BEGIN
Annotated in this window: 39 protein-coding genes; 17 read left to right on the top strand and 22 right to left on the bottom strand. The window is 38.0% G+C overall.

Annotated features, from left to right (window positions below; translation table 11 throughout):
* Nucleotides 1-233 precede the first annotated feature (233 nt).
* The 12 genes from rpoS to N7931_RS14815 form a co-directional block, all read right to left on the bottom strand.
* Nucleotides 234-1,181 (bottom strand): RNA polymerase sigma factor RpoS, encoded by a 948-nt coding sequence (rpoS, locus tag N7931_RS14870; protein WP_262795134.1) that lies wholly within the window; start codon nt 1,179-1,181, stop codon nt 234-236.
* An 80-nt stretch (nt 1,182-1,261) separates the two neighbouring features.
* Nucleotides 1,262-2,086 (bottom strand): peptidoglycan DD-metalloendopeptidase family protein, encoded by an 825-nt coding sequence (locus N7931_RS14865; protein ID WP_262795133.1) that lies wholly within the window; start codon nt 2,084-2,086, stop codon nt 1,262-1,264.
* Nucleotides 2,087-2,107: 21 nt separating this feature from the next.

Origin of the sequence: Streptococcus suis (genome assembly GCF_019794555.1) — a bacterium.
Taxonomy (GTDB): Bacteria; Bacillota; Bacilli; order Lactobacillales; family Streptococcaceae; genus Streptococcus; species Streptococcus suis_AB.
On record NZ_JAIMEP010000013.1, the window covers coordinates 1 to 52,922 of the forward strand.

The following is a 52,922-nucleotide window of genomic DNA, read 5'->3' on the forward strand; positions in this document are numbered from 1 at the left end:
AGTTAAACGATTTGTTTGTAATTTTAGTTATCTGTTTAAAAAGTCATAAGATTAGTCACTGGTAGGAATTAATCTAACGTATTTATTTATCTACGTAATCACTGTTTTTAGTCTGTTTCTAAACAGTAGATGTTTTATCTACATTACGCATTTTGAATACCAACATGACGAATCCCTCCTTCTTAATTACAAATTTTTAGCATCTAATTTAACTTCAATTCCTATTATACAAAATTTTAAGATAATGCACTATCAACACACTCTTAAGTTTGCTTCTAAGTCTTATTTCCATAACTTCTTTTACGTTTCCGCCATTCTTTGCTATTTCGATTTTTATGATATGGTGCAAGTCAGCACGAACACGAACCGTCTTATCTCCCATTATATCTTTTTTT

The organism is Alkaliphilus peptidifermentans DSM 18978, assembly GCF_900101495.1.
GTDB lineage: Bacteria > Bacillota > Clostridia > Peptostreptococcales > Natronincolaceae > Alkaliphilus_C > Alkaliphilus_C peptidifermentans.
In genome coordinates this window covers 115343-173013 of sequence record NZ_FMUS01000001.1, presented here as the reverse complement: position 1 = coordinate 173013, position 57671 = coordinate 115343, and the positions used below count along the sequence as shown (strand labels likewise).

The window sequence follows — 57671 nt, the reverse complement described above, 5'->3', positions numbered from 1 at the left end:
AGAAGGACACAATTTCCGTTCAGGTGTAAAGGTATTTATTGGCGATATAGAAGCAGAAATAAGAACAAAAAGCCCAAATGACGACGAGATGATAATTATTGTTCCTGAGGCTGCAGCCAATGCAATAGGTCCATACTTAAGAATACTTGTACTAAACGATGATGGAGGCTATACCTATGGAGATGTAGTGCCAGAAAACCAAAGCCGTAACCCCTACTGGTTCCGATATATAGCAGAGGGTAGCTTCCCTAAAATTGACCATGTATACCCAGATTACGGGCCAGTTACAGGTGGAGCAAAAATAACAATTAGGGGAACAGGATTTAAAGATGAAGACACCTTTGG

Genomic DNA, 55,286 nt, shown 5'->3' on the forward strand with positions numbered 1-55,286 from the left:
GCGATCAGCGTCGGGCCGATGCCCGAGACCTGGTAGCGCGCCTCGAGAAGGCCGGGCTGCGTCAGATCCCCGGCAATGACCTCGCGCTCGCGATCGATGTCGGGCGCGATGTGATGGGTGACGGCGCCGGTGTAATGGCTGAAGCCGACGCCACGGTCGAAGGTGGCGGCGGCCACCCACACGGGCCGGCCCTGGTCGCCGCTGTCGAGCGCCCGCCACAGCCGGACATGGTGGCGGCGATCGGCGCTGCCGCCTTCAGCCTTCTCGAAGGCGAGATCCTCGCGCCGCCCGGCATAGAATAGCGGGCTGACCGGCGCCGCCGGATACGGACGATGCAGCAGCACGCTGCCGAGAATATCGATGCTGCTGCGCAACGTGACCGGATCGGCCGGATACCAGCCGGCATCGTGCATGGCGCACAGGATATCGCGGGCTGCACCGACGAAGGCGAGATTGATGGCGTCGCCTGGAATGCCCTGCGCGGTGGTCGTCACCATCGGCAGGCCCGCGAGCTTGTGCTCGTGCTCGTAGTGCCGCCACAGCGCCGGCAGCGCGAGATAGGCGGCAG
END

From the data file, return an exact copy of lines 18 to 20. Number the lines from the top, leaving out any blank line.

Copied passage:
AGAAGGACACAATTTCCGTTCAGGTGTAAAGGTATTTATTGGCGATATAGAAGCAGAAATAAGAACAAAAAGCCCAAATGACGACGAGATGATAATTATTGTTCCTGAGGCTGCAGCCAATGCAATAGGTCCATACTTAAGAATACTTGTACTAAACGATGATGGAGGCTATACCTATGGAGATGTAGTGCCAGAAAACCAAAGCCGTAACCCCTACTGGTTCCGATATATAGCAGAGGGTAGCTTCCCTAAAATTGACCATGTATACCCAGATTACGGGCCAGTTACAGGTGGAGCAAAAATAACAATTAGGGGAACAGGATTTAAAGATGAAGACACCTTTGG

Genomic DNA, 55,286 nt, shown 5'->3' on the forward strand with positions numbered 1-55,286 from the left:
GCGATCAGCGTCGGGCCGATGCCCGAGACCTGGTAGCGCGCCTCGAGAAGGCCGGGCTGCGTCAGATCCCCGGCAATGACCTCGCGCTCGCGATCGATGTCGGGCGCGATGTGATGGGTGACGGCGCCGGTGTAATGGCTGAAGCCGACGCCACGGTCGAAGGTGGCGGCGGCCACCCACACGGGCCGGCCCTGGTCGCCGCTGTCGAGCGCCCGCCACAGCCGGACATGGTGGCGGCGATCGGCGCTGCCGCCTTCAGCCTTCTCGAAGGCGAGATCCTCGCGCCGCCCGGCATAGAATAGCGGGCTGACCGGCGCCGCCGGATACGGACGATGCAGCAGCACGCTGCCGAGAATATCGATGCTGCTGCGCAACGTGACCGGATCGGCCGGATACCAGCCGGCATCGTGCATGGCGCACAGGATATCGCGGGCTGCACCGACGAAGGCGAGATTGATGGCGTCGCCTGGAATGCCCTGCGCGGTGGTCGTCACCATCGGCAGGCCCGCGAGCTTGTGCTCGTGCTCGTAGTGCCGCCACAGCGCCGGCAGCGCGAGATAGGCGGCAG